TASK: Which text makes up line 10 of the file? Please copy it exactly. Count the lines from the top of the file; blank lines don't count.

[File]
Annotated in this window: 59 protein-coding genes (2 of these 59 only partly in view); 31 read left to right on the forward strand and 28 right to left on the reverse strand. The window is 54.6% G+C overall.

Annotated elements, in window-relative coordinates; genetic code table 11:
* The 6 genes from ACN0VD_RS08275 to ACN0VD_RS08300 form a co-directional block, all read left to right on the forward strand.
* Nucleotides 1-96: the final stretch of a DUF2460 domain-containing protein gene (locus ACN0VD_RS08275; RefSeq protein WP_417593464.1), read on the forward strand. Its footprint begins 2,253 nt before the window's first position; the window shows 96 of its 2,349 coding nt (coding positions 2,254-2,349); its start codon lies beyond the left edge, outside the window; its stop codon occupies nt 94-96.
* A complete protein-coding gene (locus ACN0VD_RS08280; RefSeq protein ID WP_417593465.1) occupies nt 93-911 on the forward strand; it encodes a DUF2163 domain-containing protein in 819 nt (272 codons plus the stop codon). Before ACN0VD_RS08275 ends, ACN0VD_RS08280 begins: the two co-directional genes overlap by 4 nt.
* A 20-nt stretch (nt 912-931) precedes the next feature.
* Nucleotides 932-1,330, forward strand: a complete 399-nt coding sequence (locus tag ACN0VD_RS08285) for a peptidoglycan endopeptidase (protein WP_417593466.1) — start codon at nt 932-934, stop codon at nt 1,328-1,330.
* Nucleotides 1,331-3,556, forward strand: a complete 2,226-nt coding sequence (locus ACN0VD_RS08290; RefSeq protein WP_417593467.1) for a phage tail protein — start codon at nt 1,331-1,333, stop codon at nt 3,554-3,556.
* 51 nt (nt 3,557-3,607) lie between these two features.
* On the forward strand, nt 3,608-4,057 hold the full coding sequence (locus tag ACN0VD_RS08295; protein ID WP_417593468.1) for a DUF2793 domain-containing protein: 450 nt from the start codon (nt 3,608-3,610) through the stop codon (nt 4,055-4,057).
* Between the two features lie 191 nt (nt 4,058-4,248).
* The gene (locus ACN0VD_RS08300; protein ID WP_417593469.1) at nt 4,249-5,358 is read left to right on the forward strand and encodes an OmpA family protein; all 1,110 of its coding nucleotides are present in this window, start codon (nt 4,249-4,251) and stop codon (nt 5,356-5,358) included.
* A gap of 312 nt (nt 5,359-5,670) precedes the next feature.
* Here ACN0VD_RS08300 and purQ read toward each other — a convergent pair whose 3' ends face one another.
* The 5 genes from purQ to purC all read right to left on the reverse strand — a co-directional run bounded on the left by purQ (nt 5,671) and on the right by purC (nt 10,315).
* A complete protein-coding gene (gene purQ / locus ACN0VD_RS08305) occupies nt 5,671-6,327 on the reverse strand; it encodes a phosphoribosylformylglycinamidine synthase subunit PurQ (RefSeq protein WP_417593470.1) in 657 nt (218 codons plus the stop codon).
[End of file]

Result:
* On the forward strand, nt 3,608-4,057 hold the full coding sequence (locus tag ACN0VD_RS08295; protein ID WP_417593468.1) for a DUF2793 domain-containing protein: 450 nt from the start codon (nt 3,608-3,610) through the stop codon (nt 4,055-4,057).